The global brewer said it had observed a gradual recovery since April across most markets but the situation continued to be “volatile and uncertain”.
It said “significant uncertainty” remained about the impact of the COVID-19 pandemic, including risks related to containment measures, supply chain continuity, cyber-security incidents and the general macroeconomic downturn.
However, to provide employee security it has committed to avoiding structural lay-offs triggered by the pandemic in 2020.
Heineken also revealed that it had continued to pay all suppliers on time and had also provided advanced payments to suppliers who were heavily impacted by COVID-19.
It said that the on-trade in Europe remained more affected than the off-trade and product and channel mix were expected to continue to “adversely impact results”.
“As a consequence, input costs per hectolitre are expected to continue to be significantly higher than last year,” it said.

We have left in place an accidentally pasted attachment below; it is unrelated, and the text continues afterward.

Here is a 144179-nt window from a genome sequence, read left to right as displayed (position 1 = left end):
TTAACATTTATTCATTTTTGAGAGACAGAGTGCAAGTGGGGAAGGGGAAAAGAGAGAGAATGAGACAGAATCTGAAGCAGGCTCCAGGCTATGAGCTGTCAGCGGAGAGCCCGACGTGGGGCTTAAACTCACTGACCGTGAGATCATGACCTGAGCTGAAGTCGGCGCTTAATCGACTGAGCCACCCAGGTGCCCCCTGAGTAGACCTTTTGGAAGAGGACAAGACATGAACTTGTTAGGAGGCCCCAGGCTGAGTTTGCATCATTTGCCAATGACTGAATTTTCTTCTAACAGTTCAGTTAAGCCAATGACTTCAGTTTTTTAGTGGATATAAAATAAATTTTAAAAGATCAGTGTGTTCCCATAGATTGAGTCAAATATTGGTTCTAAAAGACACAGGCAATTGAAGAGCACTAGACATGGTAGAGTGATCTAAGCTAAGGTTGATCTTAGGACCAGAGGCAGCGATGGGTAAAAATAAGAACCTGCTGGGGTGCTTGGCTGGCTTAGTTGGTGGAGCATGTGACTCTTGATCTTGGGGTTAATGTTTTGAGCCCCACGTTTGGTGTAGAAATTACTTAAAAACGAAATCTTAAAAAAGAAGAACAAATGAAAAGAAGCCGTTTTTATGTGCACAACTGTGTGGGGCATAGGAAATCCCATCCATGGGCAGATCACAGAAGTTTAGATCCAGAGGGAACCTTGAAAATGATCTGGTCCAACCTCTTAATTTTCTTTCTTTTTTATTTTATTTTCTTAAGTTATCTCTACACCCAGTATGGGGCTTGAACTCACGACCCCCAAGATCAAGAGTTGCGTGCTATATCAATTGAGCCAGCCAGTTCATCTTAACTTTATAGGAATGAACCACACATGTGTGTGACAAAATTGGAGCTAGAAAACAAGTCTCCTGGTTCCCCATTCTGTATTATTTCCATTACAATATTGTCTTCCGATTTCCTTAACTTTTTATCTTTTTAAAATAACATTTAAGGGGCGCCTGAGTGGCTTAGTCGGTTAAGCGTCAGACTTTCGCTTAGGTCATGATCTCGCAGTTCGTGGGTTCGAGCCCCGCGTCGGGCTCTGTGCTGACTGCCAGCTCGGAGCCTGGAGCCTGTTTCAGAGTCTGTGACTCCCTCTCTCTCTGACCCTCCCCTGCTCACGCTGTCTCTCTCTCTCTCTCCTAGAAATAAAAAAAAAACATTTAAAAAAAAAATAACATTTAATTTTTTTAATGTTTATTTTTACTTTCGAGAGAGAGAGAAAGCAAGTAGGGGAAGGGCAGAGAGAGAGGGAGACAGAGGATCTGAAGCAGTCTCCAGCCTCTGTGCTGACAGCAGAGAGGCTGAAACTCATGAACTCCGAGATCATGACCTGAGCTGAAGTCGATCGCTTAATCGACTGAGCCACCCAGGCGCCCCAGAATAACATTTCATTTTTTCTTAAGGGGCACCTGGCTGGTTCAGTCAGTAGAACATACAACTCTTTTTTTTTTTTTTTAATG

Heineken claimed it was impacted as countries took far-reaching measures to mitigate the spread of COVID-19 including restricted movement of populations, outlet closures and mandatory lockdown of production facilities.
Heineken said areas in Europe where it ran a vertically integrated business model, including wholesale in several markets as well as pubs in the UK, had been particularly badly hit.
Beer volume decline
In the half-year to 30 June, consolidated beer volume for the brewer had declined by 11.5% organically, it reported. The impact of the COVID-19 crisis deepened in its second quarter when beer volume declined 19.4%.
Net profit decreased by 75.8% organically to €227m (2019: €1,054 million) over the first six months of 2020.
Net revenue declined 16.4% organically driven by a 13.4% decline in total consolidated volume and a 3.6% decline in net revenue per hectolitre.
Dolf van den Brink, chief executive officer and chairman of the executive board at Heineken said 2020 had been defined by “unprecedented challenges.”
“Our bottom-line was disproportionately impacted due to the decline in the European on-trade, as well as temporary Government restrictions on our activities in Mexico and South Africa. We have taken mitigating actions and will further intensify our focus on costs.”